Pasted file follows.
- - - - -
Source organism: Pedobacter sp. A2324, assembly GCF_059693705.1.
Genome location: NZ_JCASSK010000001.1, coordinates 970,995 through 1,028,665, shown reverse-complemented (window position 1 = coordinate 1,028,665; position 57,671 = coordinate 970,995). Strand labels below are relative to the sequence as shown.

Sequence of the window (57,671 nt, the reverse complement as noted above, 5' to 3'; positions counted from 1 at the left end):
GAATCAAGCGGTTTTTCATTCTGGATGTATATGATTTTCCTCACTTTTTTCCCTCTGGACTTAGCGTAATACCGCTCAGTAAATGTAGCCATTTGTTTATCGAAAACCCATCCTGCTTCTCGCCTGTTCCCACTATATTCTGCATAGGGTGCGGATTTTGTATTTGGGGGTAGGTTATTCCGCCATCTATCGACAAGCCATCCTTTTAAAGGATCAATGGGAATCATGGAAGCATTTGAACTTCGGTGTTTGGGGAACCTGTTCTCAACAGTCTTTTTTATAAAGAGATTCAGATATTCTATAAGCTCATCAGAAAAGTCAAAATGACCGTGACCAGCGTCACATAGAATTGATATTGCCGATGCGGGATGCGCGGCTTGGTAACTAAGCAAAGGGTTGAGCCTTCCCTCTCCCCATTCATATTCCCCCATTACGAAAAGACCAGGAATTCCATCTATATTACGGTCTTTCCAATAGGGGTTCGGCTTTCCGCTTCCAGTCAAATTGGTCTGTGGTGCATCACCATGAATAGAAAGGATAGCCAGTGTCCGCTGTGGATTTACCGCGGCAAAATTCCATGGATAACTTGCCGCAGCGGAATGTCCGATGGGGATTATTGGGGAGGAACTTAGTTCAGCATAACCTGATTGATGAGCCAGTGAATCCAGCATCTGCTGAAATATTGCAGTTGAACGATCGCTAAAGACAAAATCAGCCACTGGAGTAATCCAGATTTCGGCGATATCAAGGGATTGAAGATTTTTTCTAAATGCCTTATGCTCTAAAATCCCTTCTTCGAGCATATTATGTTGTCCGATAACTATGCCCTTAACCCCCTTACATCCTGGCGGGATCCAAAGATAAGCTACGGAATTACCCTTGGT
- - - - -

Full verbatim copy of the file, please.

Source organism: Pedobacter sp. A2324, assembly GCF_059693705.1.
Genome location: NZ_JCASSK010000001.1, coordinates 970,995 through 1,028,665, shown reverse-complemented (window position 1 = coordinate 1,028,665; position 57,671 = coordinate 970,995). Strand labels below are relative to the sequence as shown.

Sequence of the window (57,671 nt, the reverse complement as noted above, 5' to 3'; positions counted from 1 at the left end):
GAATCAAGCGGTTTTTCATTCTGGATGTATATGATTTTCCTCACTTTTTTCCCTCTGGACTTAGCGTAATACCGCTCAGTAAATGTAGCCATTTGTTTATCGAAAACCCATCCTGCTTCTCGCCTGTTCCCACTATATTCTGCATAGGGTGCGGATTTTGTATTTGGGGGTAGGTTATTCCGCCATCTATCGACAAGCCATCCTTTTAAAGGATCAATGGGAATCATGGAAGCATTTGAACTTCGGTGTTTGGGGAACCTGTTCTCAACAGTCTTTTTTATAAAGAGATTCAGATATTCTATAAGCTCATCAGAAAAGTCAAAATGACCGTGACCAGCGTCACATAGAATTGATATTGCCGATGCGGGATGCGCGGCTTGGTAACTAAGCAAAGGGTTGAGCCTTCCCTCTCCCCATTCATATTCCCCCATTACGAAAAGACCAGGAATTCCATCTATATTACGGTCTTTCCAATAGGGGTTCGGCTTTCCGCTTCCAGTCAAATTGGTCTGTGGTGCATCACCATGAATAGAAAGGATAGCCAGTGTCCGCTGTGGATTTACCGCGGCAAAATTCCATGGATAACTTGCCGCAGCGGAATGTCCGATGGGGATTATTGGGGAGGAACTTAGTTCAGCATAACCTGATTGATGAGCCAGTGAATCCAGCATCTGCTGAAATATTGCAGTTGAACGATCGCTAAAGACAAAATCAGCCACTGGAGTAATCCAGATTTCGGCGATATCAAGGGATTGAAGATTTTTTCTAAATGCCTTATGCTCTAAAATCCCTTCTTCGAGCATATTATGTTGTCCGATAACTATGCCCTTAACCCCCTTACATCCTGGCGGGATCCAAAGATAAGCTACGGAATTACCCTTGGT